by Deborah Steele Hazen
My first grade teacher, Ada Humble, often wore a lavender print dress.
It wasn’t a loud print, just small flowers on a soft greyish lavender background. I think she must have worn it at least once a week. Fifty-six years later I can still see it in my mind’s eye. I can picture myself sitting at my desk, listening to her and watching her intently.
There was no kindergarten nor pre-school in Clatskanie in those days, so Mrs. Humble was my first teacher outside of my family. (I continue to believe our parents and other adults in our extended families are our first and ultimately most important teachers since they set our attitudes towards learning, whether or not they attempt to teach us academic subjects.)
Mrs. Humble was at Clatskanie Elementary for many years, and she was a fine teacher – kind and comforting, but not a push-over; confident in her ability to teach. She created in me a strong desire to behave well and to learn. I believe virtually every other child in the class felt the same. If they didn’t, she kept them under control.
I’m quite sure I knew my alphabet and could count by the time I started first grade. By the time I turned six in November of my first grade year, I could read and do simple arithmetic. I don’t remember having to try. I just did what Mrs. Humble told me, and suddenly I could.
There are 26 students in my first grade class picture, so there were at least that many in the classroom and there were no aides. The teachers also took turns supervising recess. I’m not saying that’s the way it should be, but that’s the way it was.
My second grade teacher, Myrtle Dear, became ill with cancer and had to quit teaching a month or two into the school year. She died the next summer. No one talked much about her illness. We didn’t have any counselors, but we had our substitute teacher, Helen Thompson, kind, supportive and grandmotherly. She still made sure we learned.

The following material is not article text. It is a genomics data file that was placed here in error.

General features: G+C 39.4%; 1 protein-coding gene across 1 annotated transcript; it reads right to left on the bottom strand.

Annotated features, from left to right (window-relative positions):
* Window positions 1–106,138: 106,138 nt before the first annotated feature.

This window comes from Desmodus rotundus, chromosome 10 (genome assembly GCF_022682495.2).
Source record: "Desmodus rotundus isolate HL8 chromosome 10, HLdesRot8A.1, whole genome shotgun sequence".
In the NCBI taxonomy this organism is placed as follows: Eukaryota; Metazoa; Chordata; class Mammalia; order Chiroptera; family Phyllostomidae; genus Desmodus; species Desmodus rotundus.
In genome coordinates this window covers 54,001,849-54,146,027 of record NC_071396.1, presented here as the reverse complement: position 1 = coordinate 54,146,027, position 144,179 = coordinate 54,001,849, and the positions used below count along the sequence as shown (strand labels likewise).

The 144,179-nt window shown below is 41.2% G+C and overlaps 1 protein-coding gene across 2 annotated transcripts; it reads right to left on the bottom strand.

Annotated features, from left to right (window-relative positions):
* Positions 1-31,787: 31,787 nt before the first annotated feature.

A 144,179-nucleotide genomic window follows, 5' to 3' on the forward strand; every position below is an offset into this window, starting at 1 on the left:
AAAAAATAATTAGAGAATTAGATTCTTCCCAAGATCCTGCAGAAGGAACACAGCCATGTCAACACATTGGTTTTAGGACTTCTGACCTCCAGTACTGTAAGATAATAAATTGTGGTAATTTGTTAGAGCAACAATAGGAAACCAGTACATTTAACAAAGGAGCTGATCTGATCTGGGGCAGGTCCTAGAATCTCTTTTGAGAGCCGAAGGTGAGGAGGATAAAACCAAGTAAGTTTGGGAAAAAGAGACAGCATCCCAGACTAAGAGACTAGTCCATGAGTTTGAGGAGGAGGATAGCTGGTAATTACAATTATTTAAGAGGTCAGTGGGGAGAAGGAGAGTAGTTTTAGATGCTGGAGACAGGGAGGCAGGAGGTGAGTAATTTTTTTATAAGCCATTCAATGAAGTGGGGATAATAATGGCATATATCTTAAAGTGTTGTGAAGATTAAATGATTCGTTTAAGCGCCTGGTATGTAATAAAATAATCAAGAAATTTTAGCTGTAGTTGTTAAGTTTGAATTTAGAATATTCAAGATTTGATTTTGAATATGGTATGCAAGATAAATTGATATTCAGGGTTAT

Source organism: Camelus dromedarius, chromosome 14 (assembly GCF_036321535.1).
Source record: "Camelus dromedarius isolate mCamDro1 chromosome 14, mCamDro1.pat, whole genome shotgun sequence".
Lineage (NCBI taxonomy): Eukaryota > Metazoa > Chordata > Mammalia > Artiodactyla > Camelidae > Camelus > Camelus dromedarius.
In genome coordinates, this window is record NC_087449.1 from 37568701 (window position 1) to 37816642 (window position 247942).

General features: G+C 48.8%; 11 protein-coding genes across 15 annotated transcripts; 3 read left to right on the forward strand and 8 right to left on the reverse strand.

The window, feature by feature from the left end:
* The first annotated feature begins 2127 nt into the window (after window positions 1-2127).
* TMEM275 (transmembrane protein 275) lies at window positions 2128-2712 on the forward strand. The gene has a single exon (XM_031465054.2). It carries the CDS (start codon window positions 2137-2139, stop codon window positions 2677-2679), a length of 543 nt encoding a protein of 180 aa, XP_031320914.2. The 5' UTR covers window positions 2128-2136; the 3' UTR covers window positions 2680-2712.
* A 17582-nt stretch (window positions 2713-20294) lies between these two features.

While I would point out that the numbers of support staff were far less when I was a child than they are now – even after the cuts of the past two decades – the classified employees we did have were great.
Many of us have fond memories of Don Smart, who served as custodian at Clatskanie Elementary for decades. He always had a warm smile and an encouraging word for students, and volunteered every Wednesday night for roller-skating in what is now the old gym.
My husband Phil still dreams of cafeteria cook Clara Smith’s tuna on biscuits and honey and peanut butter sandwiches.
Aili Reinikka, another long-time Clatskanie teacher with deep roots in the community, was my third grade teacher. It was another good year.
Actually, there was only one really bad year in my 16 years of formal education, and that was towards the end of sixth grade when my parents moved our family over spring vacation to Madras, and I had to start as a new kid in a new school with a new teacher. As if that wasn’t bad enough, about the second or third day in my new school, I caught a fly ball during a softball game in my eye socket. The result was a black eye – a real shiner, purple, blue and swollen shut.
Try being the new sixth grade girl with a black eye!